Newcomers to Canada

Listen to this podcast from a newcomer interested in investing.

Newcomers to Canada can be at higher risk for fraud or being taken advantage of when investing. 

A new language

When you invest in Nova Scotia the information you get from financial advisors and other professionals will usually be in English. This information can be technical and hard for anyone to understand. But if English is not your first language, you will have more trouble understanding what you hear and read. 

Your first step is to find someone you trust who speaks both English and your language. They can help you read information and go with you to meetings. Online programs that translate languages can help with general information but may not work as well with technical or financial text.

A new culture

Even if you speak and read English well, a new culture can make it harder to invest safely. How we talk and act with professionals such as bankers and financial advisors might be different than what you are used to. 

You may be used to trusting advice from any professional if that is part of your culture. You may think that asking questions or doing our own research to see if the advice you are getting is good for you shows a lack of respect. 

But in Canada, investors are expected to do this research. You should know a lot about the advisor and the investments you choose when you invest in Canada. You should know your rights as an investor so that you can stand up for them and protect yourself.

Tax rules 

Income tax rules are a big part of investing in Canada. The Government of Canada wants people to invest, and it has programs to help investors.  Some programs can help you pay less income tax or help you pay it later. 

Find out about these programs before you invest in Canada. Your home country may have investing programs, but they will be different than Canadian programs. You can make more money from investing by using the programs that are right for you. If you owned investments when you came to Canada, you need to ask a tax accountant about how these might change the amount of income tax you will have to pay.  

Investing rules

Many countries’ governments have rules about selling investments and giving investment advice. But the rules about the advice that regulated financial advisors must give investors is different in different countries. For example, if you came to Canada from the United States, United Kingdom, or Australia, your financial advisor there may have had a duty to put your best interests ahead of their own. In Canada, registered financial advisors have a lower duty to their clients. They must give you advice that is suitable for you, but it is not always what is best for you.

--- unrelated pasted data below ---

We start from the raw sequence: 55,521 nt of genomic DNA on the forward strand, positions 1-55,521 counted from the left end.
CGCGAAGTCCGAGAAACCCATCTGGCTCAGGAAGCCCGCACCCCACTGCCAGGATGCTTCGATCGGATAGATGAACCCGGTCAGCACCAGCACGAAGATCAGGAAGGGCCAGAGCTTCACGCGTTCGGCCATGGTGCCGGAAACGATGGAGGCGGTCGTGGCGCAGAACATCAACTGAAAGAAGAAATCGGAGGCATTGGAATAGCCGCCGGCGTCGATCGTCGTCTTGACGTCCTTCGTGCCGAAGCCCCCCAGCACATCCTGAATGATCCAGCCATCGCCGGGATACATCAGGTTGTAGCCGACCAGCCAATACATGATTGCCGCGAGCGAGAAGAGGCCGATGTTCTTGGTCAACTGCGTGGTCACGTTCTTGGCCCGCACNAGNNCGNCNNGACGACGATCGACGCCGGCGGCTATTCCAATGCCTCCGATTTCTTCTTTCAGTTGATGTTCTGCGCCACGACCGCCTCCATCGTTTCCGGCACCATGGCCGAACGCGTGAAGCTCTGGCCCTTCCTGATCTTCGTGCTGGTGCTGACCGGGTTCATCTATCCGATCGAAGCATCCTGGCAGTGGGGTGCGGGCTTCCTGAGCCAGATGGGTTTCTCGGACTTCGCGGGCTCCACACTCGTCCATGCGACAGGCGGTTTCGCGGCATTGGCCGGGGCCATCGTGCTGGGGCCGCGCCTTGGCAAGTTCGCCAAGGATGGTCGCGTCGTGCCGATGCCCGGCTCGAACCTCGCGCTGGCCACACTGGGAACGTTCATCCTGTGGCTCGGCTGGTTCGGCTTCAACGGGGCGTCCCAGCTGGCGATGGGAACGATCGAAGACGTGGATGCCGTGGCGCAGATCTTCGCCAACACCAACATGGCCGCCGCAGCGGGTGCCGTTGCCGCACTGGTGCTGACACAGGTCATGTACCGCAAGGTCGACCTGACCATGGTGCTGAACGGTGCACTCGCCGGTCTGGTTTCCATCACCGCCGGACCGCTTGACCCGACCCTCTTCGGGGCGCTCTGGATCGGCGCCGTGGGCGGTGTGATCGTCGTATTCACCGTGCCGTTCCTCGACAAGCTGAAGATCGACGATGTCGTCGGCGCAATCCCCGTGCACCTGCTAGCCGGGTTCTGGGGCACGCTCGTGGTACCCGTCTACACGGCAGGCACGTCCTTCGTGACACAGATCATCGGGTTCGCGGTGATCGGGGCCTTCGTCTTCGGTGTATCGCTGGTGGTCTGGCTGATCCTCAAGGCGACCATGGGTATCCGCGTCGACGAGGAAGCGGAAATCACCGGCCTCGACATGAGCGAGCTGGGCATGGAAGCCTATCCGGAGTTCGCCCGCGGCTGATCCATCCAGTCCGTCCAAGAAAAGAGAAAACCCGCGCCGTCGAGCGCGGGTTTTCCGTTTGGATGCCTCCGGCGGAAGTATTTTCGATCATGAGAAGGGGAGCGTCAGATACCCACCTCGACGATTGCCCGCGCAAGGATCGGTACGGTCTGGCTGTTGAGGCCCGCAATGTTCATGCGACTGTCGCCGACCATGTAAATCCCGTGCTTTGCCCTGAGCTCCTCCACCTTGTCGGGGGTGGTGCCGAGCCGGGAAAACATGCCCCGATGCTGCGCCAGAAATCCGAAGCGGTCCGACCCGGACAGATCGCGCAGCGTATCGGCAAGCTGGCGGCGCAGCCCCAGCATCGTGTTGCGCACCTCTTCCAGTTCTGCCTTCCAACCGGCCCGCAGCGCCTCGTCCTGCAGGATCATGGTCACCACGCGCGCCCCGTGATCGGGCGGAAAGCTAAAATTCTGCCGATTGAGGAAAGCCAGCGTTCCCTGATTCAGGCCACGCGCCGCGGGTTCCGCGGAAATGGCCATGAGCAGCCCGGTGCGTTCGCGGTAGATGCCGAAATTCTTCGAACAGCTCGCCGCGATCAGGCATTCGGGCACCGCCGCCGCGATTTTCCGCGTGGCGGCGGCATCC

High mutual fund fees

Canada has some of the highest mutual fund fees in the world. If you are used to lower fees in another country, you may focus less on fees when choosing investment products in Canada. Successful investors in Canada know about this difference and look carefully at fees when choosing investments and advisors. 

Investment fraud risk

One thing about investing that is the same in Canada and other countries is how risk and return are related. In Canada, like anywhere else, a promise of a high return investment with no risk should not be believed. 

Being in a new country can put you at risk of fraud, including investment fraud. When you know less about a country’s culture, laws and financial practices, you may be less likely to see the signs of investment fraud. If you fear losing your chance to stay in Canada, you might give money to someone who says they can help you. You may also trust people more if other people in your community trust them. 

This guide can help

The Investor Rights and Protection Guide is for all investors. But the tips below will help you, as a newcomer to Canada, get the most out of this guide.

When reviewing Investments and Income Tax, think about whether you may use the investment plans that are registered with the Canadian government and how these plans can help you and your family.

When reviewing Rights for Security-type Investments, think about how asking questions can help you find out if an investment is best for you or only suitable. Remember that smart investors get answers to all of their questions before they sign anything or promise to pay any money for an investment.

When reviewing Fraudster Investment Schemes, think about how being new to your community could make you more likely to be a victim of investment fraud.

When reviewing Recognizing a “For-sure” Fraudster, remember that in Canada you are expected to check up on a person’s registration to sell investments before you buy an investment from them. It is not a sign of disrespect.

When reviewing Advisor/Registrant Wrongdoing, remember that hidden fees can lower your return on investments more in Canada than in other countries because the mutual fund fees here are high. 

When reviewing Financial Planning by Advisors/Registrants, remember that investors are expected to check credentials before choosing an advisor or planner. It is not a sign of disrespect to find out their registration, education, professional certifications or how they are paid. You can use this information to make a wise choice.